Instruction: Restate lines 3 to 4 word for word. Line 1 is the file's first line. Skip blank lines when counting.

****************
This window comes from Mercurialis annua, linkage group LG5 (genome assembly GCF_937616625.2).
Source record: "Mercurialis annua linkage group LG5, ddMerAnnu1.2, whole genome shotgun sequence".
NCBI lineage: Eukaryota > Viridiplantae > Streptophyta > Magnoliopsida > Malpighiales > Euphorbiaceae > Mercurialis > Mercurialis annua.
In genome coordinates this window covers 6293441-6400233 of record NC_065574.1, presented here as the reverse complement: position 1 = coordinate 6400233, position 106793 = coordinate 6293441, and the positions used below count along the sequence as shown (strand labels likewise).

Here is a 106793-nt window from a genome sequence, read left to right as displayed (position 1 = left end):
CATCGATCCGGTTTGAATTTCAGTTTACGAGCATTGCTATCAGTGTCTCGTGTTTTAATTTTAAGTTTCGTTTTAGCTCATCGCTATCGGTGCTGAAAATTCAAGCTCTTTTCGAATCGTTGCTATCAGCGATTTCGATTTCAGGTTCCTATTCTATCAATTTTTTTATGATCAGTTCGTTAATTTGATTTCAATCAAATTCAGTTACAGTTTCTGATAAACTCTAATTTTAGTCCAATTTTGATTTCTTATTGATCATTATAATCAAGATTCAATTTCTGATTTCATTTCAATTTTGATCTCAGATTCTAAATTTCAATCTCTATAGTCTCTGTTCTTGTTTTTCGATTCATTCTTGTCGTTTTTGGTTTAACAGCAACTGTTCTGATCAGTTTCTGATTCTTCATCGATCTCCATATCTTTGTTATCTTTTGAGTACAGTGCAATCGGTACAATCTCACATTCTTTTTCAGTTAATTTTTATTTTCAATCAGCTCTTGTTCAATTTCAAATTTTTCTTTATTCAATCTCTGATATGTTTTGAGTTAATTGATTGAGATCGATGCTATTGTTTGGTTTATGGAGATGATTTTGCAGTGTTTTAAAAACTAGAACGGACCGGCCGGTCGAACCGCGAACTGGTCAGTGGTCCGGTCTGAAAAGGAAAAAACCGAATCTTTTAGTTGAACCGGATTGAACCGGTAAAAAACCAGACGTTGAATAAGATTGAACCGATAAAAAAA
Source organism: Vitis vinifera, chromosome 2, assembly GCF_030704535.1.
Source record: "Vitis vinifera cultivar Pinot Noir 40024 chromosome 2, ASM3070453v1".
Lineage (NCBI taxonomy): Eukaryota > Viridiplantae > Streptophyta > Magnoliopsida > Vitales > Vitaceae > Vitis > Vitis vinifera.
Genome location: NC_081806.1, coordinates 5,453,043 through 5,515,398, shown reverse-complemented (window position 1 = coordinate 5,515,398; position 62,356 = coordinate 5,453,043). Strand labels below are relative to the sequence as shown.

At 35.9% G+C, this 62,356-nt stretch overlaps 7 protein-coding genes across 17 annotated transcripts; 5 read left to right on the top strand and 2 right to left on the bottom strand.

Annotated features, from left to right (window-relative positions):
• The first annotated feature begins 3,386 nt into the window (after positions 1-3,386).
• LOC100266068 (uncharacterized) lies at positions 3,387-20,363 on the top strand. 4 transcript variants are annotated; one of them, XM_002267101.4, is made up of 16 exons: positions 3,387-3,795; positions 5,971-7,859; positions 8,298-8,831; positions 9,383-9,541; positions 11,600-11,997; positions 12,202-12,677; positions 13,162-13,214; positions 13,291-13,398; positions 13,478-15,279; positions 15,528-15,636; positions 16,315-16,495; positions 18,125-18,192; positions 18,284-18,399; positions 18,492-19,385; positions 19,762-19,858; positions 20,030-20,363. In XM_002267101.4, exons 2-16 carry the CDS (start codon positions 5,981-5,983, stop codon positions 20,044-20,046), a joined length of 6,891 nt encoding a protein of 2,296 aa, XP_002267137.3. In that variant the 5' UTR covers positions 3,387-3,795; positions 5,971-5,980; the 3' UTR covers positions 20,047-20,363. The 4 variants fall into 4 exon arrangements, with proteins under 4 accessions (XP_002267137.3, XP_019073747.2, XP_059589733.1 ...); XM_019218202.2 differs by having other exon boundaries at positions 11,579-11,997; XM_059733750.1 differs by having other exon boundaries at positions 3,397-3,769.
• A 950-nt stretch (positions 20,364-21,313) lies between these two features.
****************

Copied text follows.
NCBI lineage: Eukaryota > Viridiplantae > Streptophyta > Magnoliopsida > Malpighiales > Euphorbiaceae > Mercurialis > Mercurialis annua.
In genome coordinates this window covers 6293441-6400233 of record NC_065574.1, presented here as the reverse complement: position 1 = coordinate 6400233, position 106793 = coordinate 6293441, and the positions used below count along the sequence as shown (strand labels likewise).